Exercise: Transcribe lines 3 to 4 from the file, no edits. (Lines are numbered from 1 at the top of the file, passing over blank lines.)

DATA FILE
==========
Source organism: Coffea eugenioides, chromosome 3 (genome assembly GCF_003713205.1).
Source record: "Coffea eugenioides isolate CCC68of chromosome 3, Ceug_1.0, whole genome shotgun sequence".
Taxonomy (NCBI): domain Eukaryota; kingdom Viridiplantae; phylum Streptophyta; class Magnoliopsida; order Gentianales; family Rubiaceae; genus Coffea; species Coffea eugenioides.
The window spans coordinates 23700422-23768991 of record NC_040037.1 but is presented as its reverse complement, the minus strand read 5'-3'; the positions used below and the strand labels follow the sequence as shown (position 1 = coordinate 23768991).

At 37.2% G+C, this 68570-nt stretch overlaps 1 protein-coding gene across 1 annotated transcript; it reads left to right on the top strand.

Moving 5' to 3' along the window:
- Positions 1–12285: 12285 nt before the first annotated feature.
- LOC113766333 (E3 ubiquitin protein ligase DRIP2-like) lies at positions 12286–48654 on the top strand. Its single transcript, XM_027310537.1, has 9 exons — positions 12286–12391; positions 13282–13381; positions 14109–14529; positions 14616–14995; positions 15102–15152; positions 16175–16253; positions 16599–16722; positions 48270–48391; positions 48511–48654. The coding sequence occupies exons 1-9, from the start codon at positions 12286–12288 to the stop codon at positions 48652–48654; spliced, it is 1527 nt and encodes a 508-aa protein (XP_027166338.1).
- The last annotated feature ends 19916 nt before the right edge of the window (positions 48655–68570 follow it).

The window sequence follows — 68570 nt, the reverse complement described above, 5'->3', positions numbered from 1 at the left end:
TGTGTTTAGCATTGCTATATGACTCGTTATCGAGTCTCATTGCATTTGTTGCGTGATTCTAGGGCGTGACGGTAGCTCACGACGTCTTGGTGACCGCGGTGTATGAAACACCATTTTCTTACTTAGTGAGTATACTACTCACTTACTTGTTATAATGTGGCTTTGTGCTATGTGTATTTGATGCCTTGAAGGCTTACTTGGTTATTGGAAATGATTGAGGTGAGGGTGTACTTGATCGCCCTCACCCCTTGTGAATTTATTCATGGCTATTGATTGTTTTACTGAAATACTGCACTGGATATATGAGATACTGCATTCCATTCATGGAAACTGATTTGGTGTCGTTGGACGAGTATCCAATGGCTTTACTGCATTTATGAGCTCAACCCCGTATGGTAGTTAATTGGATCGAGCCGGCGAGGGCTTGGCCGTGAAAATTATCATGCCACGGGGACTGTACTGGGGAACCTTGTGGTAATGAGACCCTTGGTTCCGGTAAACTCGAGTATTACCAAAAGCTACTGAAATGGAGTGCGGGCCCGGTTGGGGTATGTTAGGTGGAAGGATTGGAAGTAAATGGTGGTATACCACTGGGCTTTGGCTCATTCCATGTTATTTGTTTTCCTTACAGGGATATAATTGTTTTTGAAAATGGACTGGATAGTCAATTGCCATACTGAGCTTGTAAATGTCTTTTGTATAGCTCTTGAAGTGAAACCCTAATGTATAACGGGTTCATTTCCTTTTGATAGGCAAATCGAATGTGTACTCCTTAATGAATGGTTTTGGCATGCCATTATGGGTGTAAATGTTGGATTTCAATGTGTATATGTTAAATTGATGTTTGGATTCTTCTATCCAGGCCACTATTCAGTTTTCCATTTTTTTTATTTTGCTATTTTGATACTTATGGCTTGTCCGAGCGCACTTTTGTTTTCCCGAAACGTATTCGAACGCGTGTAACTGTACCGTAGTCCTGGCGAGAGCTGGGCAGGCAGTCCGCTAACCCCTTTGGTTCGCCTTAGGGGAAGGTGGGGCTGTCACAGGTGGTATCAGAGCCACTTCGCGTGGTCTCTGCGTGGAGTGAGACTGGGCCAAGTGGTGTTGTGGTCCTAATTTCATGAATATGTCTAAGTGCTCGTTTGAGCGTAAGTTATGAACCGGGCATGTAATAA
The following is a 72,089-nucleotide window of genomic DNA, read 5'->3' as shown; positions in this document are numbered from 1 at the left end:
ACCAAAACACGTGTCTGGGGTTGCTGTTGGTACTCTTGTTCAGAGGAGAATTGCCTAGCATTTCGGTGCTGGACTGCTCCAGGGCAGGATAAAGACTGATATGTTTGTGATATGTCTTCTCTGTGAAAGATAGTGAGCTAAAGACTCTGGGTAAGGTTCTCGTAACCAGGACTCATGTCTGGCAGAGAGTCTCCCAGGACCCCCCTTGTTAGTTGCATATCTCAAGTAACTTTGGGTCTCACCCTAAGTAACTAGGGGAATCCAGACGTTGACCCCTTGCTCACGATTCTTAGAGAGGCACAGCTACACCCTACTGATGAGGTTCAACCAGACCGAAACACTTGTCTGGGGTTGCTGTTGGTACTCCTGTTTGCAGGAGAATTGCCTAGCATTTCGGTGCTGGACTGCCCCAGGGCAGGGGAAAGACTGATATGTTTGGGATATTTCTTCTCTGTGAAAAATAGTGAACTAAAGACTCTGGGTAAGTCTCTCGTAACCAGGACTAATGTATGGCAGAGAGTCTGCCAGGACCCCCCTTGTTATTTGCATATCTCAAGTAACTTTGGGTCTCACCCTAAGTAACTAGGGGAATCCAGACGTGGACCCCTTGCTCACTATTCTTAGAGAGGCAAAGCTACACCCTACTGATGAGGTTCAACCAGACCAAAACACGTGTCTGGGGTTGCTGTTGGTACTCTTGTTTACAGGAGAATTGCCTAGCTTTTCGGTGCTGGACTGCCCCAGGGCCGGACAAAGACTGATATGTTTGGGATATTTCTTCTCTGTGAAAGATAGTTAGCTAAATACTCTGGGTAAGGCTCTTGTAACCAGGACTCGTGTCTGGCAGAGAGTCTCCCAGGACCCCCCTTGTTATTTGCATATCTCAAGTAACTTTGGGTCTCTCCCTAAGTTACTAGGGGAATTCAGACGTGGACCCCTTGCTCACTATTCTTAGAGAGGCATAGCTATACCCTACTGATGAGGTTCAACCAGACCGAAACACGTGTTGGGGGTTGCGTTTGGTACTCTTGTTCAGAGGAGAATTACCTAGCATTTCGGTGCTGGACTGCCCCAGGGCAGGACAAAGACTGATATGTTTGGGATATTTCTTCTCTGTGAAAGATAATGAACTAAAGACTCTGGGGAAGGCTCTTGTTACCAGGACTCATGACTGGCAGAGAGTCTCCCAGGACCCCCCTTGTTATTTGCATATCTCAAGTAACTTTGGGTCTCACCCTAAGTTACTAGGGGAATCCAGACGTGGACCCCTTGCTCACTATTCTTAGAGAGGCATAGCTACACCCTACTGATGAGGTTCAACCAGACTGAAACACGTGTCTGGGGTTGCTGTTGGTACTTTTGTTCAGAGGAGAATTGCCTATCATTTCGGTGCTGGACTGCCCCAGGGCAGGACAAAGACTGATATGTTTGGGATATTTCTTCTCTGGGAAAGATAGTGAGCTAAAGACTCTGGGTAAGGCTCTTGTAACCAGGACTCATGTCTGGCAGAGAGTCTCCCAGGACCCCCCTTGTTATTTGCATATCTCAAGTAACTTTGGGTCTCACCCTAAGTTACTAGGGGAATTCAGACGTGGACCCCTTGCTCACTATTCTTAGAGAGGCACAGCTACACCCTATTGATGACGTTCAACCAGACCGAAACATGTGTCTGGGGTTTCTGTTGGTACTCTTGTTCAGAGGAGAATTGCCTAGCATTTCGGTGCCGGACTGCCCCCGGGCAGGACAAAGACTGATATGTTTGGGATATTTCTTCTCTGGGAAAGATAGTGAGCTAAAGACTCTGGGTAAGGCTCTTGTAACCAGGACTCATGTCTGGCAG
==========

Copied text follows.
Taxonomy (NCBI): domain Eukaryota; kingdom Viridiplantae; phylum Streptophyta; class Magnoliopsida; order Gentianales; family Rubiaceae; genus Coffea; species Coffea eugenioides.
The window spans coordinates 23700422-23768991 of record NC_040037.1 but is presented as its reverse complement, the minus strand read 5'-3'; the positions used below and the strand labels follow the sequence as shown (position 1 = coordinate 23768991).